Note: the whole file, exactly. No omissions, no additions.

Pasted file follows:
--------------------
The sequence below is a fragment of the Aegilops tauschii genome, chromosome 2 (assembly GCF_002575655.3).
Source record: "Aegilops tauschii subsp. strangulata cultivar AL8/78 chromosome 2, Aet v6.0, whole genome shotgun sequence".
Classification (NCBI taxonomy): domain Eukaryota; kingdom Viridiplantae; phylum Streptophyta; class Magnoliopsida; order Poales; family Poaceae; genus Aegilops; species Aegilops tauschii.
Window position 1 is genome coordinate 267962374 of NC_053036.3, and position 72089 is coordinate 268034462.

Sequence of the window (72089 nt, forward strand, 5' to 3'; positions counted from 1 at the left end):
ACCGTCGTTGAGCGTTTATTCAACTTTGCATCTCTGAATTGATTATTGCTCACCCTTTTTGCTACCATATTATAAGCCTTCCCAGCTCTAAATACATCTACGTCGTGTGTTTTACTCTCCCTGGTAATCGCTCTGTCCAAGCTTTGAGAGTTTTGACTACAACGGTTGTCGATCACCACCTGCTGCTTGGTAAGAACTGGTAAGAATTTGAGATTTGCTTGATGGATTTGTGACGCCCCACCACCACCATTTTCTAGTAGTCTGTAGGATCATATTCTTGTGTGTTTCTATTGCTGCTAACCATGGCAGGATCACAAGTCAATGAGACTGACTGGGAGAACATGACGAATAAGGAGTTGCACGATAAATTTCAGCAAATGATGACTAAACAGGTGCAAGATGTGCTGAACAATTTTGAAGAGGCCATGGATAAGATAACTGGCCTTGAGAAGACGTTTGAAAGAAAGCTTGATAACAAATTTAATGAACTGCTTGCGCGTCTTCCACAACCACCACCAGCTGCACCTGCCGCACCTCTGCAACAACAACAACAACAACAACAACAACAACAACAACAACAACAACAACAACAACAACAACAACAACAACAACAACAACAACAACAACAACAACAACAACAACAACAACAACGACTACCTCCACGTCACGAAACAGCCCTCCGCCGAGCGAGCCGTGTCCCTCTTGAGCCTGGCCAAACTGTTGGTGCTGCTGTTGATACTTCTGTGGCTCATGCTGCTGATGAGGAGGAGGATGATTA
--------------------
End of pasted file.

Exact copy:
The sequence below is a fragment of the Aegilops tauschii genome, chromosome 2 (assembly GCF_002575655.3).
Source record: "Aegilops tauschii subsp. strangulata cultivar AL8/78 chromosome 2, Aet v6.0, whole genome shotgun sequence".
Classification (NCBI taxonomy): domain Eukaryota; kingdom Viridiplantae; phylum Streptophyta; class Magnoliopsida; order Poales; family Poaceae; genus Aegilops; species Aegilops tauschii.
Window position 1 is genome coordinate 267962374 of NC_053036.3, and position 72089 is coordinate 268034462.

Sequence of the window (72089 nt, forward strand, 5' to 3'; positions counted from 1 at the left end):
ACCGTCGTTGAGCGTTTATTCAACTTTGCATCTCTGAATTGATTATTGCTCACCCTTTTTGCTACCATATTATAAGCCTTCCCAGCTCTAAATACATCTACGTCGTGTGTTTTACTCTCCCTGGTAATCGCTCTGTCCAAGCTTTGAGAGTTTTGACTACAACGGTTGTCGATCACCACCTGCTGCTTGGTAAGAACTGGTAAGAATTTGAGATTTGCTTGATGGATTTGTGACGCCCCACCACCACCATTTTCTAGTAGTCTGTAGGATCATATTCTTGTGTGTTTCTATTGCTGCTAACCATGGCAGGATCACAAGTCAATGAGACTGACTGGGAGAACATGACGAATAAGGAGTTGCACGATAAATTTCAGCAAATGATGACTAAACAGGTGCAAGATGTGCTGAACAATTTTGAAGAGGCCATGGATAAGATAACTGGCCTTGAGAAGACGTTTGAAAGAAAGCTTGATAACAAATTTAATGAACTGCTTGCGCGTCTTCCACAACCACCACCAGCTGCACCTGCCGCACCTCTGCAACAACAACAACAACAACAACAACAACAACAACAACAACAACAACAACAACAACAACAACAACAACAACAACAACAACAACAACAACAACAACAACAACAACAACAACAACGACTACCTCCACGTCACGAAACAGCCCTCCGCCGAGCGAGCCGTGTCCCTCTTGAGCCTGGCCAAACTGTTGGTGCTGCTGTTGATACTTCTGTGGCTCATGCTGCTGATGAGGAGGAGGATGATTA